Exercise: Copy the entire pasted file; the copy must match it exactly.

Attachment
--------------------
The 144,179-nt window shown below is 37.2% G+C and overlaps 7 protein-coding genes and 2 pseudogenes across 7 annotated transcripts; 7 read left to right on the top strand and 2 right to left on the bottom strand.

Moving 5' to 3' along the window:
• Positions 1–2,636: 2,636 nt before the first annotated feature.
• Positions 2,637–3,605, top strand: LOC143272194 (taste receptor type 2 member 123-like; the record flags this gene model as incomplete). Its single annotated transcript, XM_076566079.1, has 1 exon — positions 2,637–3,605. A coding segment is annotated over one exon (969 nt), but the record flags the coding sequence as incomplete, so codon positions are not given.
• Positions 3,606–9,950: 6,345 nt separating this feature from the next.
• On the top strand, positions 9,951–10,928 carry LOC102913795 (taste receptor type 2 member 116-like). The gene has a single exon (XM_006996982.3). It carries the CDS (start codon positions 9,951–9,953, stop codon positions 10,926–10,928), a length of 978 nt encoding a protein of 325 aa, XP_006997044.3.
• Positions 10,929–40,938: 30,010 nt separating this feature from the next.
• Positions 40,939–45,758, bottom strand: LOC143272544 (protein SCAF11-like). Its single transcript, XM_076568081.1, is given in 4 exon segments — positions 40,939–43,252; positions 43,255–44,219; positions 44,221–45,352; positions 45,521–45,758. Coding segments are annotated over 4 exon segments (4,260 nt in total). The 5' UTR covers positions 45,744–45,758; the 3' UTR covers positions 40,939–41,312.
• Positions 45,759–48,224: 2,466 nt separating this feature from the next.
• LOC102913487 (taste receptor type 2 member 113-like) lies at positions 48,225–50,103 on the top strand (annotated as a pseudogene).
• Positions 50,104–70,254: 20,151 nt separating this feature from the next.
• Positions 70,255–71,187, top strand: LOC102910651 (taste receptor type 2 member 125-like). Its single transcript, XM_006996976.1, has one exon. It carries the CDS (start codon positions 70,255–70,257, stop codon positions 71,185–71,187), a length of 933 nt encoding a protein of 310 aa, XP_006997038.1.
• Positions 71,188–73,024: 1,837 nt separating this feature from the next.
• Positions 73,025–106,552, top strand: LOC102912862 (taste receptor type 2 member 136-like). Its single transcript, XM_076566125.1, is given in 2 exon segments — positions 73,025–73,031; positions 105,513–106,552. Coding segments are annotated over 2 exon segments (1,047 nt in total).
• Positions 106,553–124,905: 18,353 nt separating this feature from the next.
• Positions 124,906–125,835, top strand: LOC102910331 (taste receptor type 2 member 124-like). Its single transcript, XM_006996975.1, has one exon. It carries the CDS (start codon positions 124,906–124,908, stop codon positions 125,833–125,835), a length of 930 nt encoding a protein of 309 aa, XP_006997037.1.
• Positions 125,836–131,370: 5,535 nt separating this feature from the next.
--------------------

The 144,179-nt window shown below is 37.2% G+C and overlaps 7 protein-coding genes and 2 pseudogenes across 7 annotated transcripts; 7 read left to right on the top strand and 2 right to left on the bottom strand.

Moving 5' to 3' along the window:
• Positions 1–2,636: 2,636 nt before the first annotated feature.
• Positions 2,637–3,605, top strand: LOC143272194 (taste receptor type 2 member 123-like; the record flags this gene model as incomplete). Its single annotated transcript, XM_076566079.1, has 1 exon — positions 2,637–3,605. A coding segment is annotated over one exon (969 nt), but the record flags the coding sequence as incomplete, so codon positions are not given.
• Positions 3,606–9,950: 6,345 nt separating this feature from the next.
• On the top strand, positions 9,951–10,928 carry LOC102913795 (taste receptor type 2 member 116-like). The gene has a single exon (XM_006996982.3). It carries the CDS (start codon positions 9,951–9,953, stop codon positions 10,926–10,928), a length of 978 nt encoding a protein of 325 aa, XP_006997044.3.
• Positions 10,929–40,938: 30,010 nt separating this feature from the next.
• Positions 40,939–45,758, bottom strand: LOC143272544 (protein SCAF11-like). Its single transcript, XM_076568081.1, is given in 4 exon segments — positions 40,939–43,252; positions 43,255–44,219; positions 44,221–45,352; positions 45,521–45,758. Coding segments are annotated over 4 exon segments (4,260 nt in total). The 5' UTR covers positions 45,744–45,758; the 3' UTR covers positions 40,939–41,312.
• Positions 45,759–48,224: 2,466 nt separating this feature from the next.
• LOC102913487 (taste receptor type 2 member 113-like) lies at positions 48,225–50,103 on the top strand (annotated as a pseudogene).
• Positions 50,104–70,254: 20,151 nt separating this feature from the next.
• Positions 70,255–71,187, top strand: LOC102910651 (taste receptor type 2 member 125-like). Its single transcript, XM_006996976.1, has one exon. It carries the CDS (start codon positions 70,255–70,257, stop codon positions 71,185–71,187), a length of 933 nt encoding a protein of 310 aa, XP_006997038.1.
• Positions 71,188–73,024: 1,837 nt separating this feature from the next.
• Positions 73,025–106,552, top strand: LOC102912862 (taste receptor type 2 member 136-like). Its single transcript, XM_076566125.1, is given in 2 exon segments — positions 73,025–73,031; positions 105,513–106,552. Coding segments are annotated over 2 exon segments (1,047 nt in total).
• Positions 106,553–124,905: 18,353 nt separating this feature from the next.
• Positions 124,906–125,835, top strand: LOC102910331 (taste receptor type 2 member 124-like). Its single transcript, XM_006996975.1, has one exon. It carries the CDS (start codon positions 124,906–124,908, stop codon positions 125,833–125,835), a length of 930 nt encoding a protein of 309 aa, XP_006997037.1.
• Positions 125,836–131,370: 5,535 nt separating this feature from the next.